| ||Format||Pages||Price|| |
|PDF Version||5||$25||  ADD TO CART|
Human remains processed by forensic anthropologists may potentially be used for genetic analysis. Therefore, the condition of the deoxyribonucleic acid (DNA) in processed remains may become an issue for future analysis. Processing techniques employed by anthropologists are highly variable and scanning electron microscopy reveals significant alterations to the bone surface depending upon the technique used. Such damage to the bone indicates differences may exist in quality and quantity of DNA extracted. This study assessed how five processing procedures used by major forensic anthropology laboratories around the country affects the amounts of DNA extracted from human rib bones and the subsequent DNA analysis. The DNA was analyzed using the short tandem repeat (STR) locus CSF1PO and amelogenin. The findings indicate processing procedures used by forensic anthropologists do not adversely affect DNA analysis but prolonged exposure to heat during processing may decrease the yield of information from the DNA.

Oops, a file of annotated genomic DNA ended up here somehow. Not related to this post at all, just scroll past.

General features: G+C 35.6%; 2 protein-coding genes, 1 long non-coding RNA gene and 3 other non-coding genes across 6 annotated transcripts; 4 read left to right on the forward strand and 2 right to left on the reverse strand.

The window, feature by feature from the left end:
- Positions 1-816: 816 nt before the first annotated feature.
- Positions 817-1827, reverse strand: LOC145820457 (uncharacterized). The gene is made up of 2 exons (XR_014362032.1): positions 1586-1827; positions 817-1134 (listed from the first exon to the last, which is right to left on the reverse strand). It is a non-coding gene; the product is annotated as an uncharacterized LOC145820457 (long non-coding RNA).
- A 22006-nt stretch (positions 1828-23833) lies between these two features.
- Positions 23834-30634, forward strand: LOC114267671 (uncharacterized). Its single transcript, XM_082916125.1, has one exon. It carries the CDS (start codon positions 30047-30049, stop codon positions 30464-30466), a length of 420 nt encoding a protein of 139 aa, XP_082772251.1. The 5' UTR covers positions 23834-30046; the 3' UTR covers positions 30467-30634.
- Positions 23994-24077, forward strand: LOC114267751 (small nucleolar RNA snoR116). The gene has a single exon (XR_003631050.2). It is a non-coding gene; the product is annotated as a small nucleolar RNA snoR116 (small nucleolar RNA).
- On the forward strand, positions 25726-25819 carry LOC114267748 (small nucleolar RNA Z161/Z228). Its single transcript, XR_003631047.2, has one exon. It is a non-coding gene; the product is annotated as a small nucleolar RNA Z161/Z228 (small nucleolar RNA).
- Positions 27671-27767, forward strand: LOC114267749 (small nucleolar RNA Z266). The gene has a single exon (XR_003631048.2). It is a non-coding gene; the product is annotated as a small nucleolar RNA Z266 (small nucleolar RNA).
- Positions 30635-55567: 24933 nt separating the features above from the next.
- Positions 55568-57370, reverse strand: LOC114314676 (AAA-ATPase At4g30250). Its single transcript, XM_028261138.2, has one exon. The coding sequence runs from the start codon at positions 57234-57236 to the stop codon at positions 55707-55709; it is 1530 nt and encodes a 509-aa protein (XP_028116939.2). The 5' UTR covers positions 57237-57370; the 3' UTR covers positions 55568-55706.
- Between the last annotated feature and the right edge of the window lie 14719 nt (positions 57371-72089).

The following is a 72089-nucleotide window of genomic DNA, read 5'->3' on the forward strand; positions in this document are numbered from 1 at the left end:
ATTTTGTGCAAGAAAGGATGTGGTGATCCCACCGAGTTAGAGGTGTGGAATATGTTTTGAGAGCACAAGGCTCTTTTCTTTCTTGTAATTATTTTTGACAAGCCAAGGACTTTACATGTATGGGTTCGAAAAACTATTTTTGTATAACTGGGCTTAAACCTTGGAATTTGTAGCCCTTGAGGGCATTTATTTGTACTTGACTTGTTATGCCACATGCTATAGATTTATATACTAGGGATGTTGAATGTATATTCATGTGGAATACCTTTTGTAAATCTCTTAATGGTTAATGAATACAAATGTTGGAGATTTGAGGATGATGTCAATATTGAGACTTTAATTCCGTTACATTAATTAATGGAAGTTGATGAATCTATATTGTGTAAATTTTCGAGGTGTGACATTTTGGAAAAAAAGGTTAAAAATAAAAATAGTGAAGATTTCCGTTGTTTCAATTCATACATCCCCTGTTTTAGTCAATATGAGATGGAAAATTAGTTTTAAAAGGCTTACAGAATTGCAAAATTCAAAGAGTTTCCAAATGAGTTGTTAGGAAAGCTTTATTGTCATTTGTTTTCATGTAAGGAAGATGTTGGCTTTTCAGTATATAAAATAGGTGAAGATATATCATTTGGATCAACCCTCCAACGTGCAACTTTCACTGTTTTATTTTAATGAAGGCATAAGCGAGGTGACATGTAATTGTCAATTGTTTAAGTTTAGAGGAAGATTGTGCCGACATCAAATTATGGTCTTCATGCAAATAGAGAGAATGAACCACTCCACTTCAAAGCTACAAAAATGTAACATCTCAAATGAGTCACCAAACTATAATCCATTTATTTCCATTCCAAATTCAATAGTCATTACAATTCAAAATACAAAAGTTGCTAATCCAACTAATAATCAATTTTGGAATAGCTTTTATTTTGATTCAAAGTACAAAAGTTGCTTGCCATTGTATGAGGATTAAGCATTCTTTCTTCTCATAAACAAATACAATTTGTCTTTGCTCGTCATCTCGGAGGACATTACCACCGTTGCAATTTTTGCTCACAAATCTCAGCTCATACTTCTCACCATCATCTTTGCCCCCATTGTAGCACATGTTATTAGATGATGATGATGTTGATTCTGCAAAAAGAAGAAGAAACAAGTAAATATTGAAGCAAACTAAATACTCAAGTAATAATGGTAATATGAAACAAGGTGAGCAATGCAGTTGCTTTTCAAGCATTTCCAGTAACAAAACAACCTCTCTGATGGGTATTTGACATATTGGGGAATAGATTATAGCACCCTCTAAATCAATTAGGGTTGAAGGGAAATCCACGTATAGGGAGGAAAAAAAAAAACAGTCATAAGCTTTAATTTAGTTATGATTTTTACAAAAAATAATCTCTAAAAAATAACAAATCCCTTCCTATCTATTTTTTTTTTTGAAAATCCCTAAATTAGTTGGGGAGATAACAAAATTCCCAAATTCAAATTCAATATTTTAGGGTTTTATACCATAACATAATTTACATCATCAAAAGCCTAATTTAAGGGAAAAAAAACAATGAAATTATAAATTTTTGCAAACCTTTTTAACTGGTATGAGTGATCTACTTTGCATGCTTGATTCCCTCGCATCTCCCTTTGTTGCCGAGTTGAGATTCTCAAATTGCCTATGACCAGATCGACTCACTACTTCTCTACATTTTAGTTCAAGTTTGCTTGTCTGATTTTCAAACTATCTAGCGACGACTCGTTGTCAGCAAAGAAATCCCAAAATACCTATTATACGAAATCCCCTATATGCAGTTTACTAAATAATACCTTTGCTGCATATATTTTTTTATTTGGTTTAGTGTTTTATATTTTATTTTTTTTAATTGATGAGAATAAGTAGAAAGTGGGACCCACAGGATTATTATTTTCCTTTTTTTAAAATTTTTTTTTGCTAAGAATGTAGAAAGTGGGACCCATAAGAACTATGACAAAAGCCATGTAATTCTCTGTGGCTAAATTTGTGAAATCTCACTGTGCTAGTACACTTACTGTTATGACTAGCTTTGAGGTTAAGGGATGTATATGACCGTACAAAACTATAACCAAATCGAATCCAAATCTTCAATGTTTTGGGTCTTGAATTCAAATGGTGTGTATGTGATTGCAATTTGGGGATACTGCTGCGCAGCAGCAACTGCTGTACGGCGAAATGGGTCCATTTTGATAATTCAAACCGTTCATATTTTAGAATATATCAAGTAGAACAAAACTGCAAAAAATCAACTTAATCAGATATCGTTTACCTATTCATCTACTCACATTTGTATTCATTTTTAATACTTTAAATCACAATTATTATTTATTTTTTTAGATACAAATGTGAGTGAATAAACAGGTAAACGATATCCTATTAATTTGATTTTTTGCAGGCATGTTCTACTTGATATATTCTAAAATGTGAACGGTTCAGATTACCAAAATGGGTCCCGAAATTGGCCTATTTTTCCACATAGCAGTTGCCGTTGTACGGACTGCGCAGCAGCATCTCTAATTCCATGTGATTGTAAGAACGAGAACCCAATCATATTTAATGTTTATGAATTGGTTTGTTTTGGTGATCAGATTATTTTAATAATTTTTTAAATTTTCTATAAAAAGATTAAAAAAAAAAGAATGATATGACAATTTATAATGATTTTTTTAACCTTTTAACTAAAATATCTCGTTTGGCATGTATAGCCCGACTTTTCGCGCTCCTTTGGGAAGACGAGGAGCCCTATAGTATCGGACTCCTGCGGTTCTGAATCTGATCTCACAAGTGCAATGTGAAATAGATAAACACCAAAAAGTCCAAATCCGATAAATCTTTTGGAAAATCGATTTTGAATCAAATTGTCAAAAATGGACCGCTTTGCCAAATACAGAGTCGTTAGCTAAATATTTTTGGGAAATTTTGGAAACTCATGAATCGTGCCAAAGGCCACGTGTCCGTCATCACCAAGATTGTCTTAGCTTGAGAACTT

Graduate School of Medicine, University of Tennessee, Knoxville, TN
Stock #: JFS2003314